But I did enjoy board games with my two brothers and four sisters
such as Stop Thief, Dark Tower, Scrabble
and I dabbled in some D&D.
MP: Except for the gummy worms, you just
described Terry's and my own experiences with computers, gaming
and RPGs while we grew up together as friends. We both developed
a serious interest in boardgaming and the business side of games
later in life as well.
On your website you have your mission statement. Part of
it states that you hope to "...see games become a staple of
entertainment in every home." Here in the US that sounds
like a tall order, especially when it comes to German games like New
England and Lost Cities, for example. Most people
haven't even heard of these titles. What do you see as the
biggest obstacles to achieving your vision?
JY: My feelings have always been that
Americans would play, love and purchase "our" games if
they only knew about them. I can't even tell you how many people
I have played Settlers and Carcassone with and
all of them have gone out and purchased their own copies. Some of
these games just sell themselves based on the merit of the game.
And the people that I play them with aren't "gamers".
So the issue with the board and card game market in the US is
awareness. We have a few tricks up our sleeves in how we are
going to create awareness for our games that I can't yet talk
about, but you will hear about in the upcoming months.
One of the strategies that I can talk about is taking great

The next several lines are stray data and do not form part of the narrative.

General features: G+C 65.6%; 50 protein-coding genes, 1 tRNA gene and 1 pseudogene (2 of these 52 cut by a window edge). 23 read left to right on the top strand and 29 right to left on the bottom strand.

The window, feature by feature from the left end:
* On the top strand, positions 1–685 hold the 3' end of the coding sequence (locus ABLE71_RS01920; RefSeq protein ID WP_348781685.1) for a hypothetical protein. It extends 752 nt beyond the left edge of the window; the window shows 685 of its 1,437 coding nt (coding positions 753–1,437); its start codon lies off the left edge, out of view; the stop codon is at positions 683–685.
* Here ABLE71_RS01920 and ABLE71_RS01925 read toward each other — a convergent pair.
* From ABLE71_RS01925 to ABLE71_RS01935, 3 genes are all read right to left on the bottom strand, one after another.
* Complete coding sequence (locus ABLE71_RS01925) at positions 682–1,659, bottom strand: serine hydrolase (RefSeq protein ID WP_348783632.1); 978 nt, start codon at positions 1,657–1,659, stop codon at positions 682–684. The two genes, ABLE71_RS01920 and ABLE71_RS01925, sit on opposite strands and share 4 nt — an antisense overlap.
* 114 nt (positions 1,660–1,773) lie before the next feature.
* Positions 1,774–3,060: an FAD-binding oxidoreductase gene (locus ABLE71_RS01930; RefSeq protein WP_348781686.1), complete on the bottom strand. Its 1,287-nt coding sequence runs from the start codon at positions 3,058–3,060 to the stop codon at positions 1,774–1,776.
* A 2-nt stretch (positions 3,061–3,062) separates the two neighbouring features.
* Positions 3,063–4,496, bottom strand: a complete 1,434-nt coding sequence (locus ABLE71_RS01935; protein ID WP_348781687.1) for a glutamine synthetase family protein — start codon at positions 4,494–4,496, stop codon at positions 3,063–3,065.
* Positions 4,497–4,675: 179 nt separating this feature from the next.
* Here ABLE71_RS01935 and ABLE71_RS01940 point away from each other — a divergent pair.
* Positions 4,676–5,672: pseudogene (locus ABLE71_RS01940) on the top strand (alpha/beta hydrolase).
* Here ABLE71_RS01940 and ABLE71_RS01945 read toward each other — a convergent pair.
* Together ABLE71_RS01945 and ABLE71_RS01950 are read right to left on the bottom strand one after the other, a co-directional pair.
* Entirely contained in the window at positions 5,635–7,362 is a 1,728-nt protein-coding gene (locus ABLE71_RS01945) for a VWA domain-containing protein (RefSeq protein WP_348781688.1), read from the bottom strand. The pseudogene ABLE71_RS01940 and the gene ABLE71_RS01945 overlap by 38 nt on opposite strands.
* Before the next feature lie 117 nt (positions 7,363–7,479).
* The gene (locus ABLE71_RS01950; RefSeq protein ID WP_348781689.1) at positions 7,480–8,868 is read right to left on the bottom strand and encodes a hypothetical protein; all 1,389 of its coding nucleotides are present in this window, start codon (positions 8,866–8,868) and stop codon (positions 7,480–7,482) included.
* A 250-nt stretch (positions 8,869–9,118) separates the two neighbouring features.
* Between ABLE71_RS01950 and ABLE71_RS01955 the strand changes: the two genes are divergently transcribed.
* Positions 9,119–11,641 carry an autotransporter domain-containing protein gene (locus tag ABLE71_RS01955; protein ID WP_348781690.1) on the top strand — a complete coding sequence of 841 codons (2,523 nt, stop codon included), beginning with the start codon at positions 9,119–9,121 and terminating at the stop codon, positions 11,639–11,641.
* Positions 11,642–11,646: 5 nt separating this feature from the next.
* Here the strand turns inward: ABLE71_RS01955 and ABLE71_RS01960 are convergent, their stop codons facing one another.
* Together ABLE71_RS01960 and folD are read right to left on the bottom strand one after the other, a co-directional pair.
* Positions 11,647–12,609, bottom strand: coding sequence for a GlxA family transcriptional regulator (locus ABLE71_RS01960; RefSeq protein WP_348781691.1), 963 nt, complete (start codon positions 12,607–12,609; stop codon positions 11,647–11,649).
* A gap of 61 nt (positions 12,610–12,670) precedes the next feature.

games that we know are popular (Catan and Carcassone)
and licensing them to create versions for new channels (such as The
Settlers of Zarahemla for the Mormon market and The Ark
of the Covenant for the Christian markets). We've been to a
few tradeshows and conventions and people are going crazy over
these products. In fact, I just received the first copy of Zarahemla
from the printers yesterday and played the game this evening with
a non-Mormon guy and he paid me right there for a copy of the
game. The art work is amazing, the setup is so easy and the game
play is already proven. It's a very good combination that we know
is going to do really well.
Zarahemla is a great product to begin with because we
know where the audience lives and we can reach them in a cost-effective
manner. We will be doing some TV advertising over the holidays in
Utah along with some radio spots, newspaper ads and some
sponsorships of activities. Once we get them hooked on this game,
we'll push more through the channel.
MP: I find many of my friends are more
than happy to play games from my collection. When it comes to
actually dropping $30-$40 on a game, though, they cringe. Besides
exposure to these games, do you see price as an obstacle as well?
JY: It depends on the type of game of course.
You can purchase Carcassone for under $20 and it is a
fabulous game for beginners. I think that people need to have a
paradigm shift in the way they look at board games. Now, how many
families go out every month and buy Tommy a new video game for $50-60
that he plays for 20-30 hours and then it collects dust on his
shelf! But to buy a board game for $30? That's unheard of right?
So we need to get people to realize the value of buying a board
game - the quality of the components, the replayability of these
games over a lifetime.
MP: This idea of turning people onto
these games we love has always been very important to me
personally. Also, I've read a lot of posts online regarding how
hard it is to get other gamers to recognize these games we play.
Many are looking for ways to get the D&D players or
the Magic players to try our games. But what you're
saying is you're showing these games to people who don't yet
consider themselves gamers and you're having a lot of success,
JY: That is correct. The people I play games